WASHINGTON – A lack of diversity within the Trump administration is weakening national security and damaging U.S. credibility in the international community, Sen. Ben Cardin (D-Md.) said today.
Cardin, who serves as ranking member on the Senate Foreign Relations Committee, contrasted racial and gender diversity of the Obama administration with the Trump administration while speaking at the Center for Strategic & International Studies.
Citing Office of Management and Budget data on mid-level political jobs, Cardin noted that Trump has appointed 88 percent white individuals and 62 percent male. Obama, in comparison, appointed 67 percent white individuals and 47 percent male.
“We’re not doing as well as we should be doing, and we’ve got to be honest about that. Take a look at our numbers,” Cardin said. “Under the Trump administration, I would suggest that we’re moving in the wrong direction, rather than in the right direction, and it starts with promoting U.S. values (on diversity).”
Cardin criticized the president’s comments following riots in Charlottesville (which he described as a low point), the “religious test” he has attempted to implement through his executive order travel ban and the president’s decision to ban transgender service members.
“This president time and time again has called into question the importance of our values to America’s strength, and I could point to many examples, but to me the low point was Charlottesville,” Cardin said.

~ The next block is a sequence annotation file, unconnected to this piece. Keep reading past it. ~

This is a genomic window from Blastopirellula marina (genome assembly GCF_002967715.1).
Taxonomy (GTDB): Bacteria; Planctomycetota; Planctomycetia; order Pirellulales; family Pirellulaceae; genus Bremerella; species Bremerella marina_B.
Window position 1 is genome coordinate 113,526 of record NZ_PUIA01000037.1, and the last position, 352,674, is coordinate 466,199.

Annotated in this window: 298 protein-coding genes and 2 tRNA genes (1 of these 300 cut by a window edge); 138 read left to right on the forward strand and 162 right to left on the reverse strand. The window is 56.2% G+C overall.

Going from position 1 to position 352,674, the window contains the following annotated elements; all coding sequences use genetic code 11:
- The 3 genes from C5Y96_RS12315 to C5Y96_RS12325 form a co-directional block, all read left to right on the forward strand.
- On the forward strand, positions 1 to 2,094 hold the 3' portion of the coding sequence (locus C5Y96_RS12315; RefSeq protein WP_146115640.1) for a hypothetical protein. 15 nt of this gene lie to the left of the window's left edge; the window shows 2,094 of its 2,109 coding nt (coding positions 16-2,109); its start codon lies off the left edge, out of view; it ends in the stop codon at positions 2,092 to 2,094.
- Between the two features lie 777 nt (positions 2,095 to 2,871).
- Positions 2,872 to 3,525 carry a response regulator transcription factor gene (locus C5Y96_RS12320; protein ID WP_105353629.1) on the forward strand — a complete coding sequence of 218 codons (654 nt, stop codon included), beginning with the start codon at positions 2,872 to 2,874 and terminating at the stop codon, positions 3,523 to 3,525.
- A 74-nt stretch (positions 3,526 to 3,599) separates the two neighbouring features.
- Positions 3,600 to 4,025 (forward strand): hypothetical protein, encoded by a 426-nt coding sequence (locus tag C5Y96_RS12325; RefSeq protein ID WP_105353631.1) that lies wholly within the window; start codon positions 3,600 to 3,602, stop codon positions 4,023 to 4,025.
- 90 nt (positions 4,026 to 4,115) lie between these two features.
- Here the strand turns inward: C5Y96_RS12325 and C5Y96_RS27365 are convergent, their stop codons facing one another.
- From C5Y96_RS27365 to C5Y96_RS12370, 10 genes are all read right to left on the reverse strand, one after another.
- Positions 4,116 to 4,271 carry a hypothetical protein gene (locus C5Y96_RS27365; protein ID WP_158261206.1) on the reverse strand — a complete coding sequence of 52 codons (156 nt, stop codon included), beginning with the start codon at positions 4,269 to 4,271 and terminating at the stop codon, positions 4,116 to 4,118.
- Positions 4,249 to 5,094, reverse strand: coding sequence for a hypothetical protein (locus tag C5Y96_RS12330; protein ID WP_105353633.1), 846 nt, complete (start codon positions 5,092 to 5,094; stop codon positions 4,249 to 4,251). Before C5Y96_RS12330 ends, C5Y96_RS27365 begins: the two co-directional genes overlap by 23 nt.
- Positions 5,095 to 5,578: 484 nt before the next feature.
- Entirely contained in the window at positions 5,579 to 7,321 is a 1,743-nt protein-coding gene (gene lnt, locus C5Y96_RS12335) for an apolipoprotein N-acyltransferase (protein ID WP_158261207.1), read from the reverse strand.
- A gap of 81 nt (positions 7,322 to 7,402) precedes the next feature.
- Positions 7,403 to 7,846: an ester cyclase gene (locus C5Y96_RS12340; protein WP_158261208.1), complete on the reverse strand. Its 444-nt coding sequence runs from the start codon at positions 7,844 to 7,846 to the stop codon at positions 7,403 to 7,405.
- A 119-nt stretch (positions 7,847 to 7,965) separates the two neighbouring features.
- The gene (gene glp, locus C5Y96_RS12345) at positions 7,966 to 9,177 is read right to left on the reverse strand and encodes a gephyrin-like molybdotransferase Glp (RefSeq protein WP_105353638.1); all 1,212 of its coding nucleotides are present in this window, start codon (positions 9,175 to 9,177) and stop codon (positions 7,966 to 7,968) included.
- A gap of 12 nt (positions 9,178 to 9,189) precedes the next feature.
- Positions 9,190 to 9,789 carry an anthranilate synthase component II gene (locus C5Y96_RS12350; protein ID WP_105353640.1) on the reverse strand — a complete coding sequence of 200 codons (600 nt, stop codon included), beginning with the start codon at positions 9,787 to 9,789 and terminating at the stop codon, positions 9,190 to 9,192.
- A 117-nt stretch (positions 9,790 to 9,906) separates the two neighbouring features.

An August white supremacist rally protesting the removal of a Robert E. Lee statue in Emancipation Park in Charlottesville, Va., resulted in three deaths and at least 19 injuries. Heather Heyer, 32, was killed when James Alex Fields Jr. allegedly drove a car through a crowd of counter-protesters, and two state troopers died in a helicopter crash while supporting event security.
Following the deadly rally, President Trump said that there was “blame on both sides” of the rally, and that there was violence on “many sides.” He also said there were “some very fine people on both sides.”
“When the president commented about those who were there to carry the message of hate versus those that were there to protest the message of hate, to say that there was some equivalency just blurred America’s clarity that we are a society that will not tolerate hate and one that embraces diversity, and there are other examples that you could use,” Cardin said.
Cardin continued that diversity in the workforce and the government makes for greater production, arguing that a company that uses “all of the talent” in a community will be a better company.
“That’s a fact,” he said. “You’ll do better. You’ll make more money. Stockholders are going to be happier.”
The Maryland lawmaker then reeled off a number of statistics that he finds “unacceptable.” He noted that in the military, minorities represent 40 percent of enlistment but only 22 percent of the officer ranks. In the intelligence community, he said, minorities represent 24 percent of the workforce but only 11 percent of the senior ranks. In the State Department, African-Americans represent 15 percent of the workforce but only 6 percent of Foreign Service.
“So we still have a way to go in our national security agency,” he said. “It’s less diverse than our population. It’s less diverse than the federal workforce, generally. That should be an awakening for all of us, to know that we could be doing better, and we’re not, and we’ve got to take aim at that.”
Cardin is the author of the National Security and Diversity Act of 2017, a piece of legislation that would establish congressional policy for “embracing diversity” and incentivize minority promotions at the State Department. The bill has garnered six Democratic co-sponsors.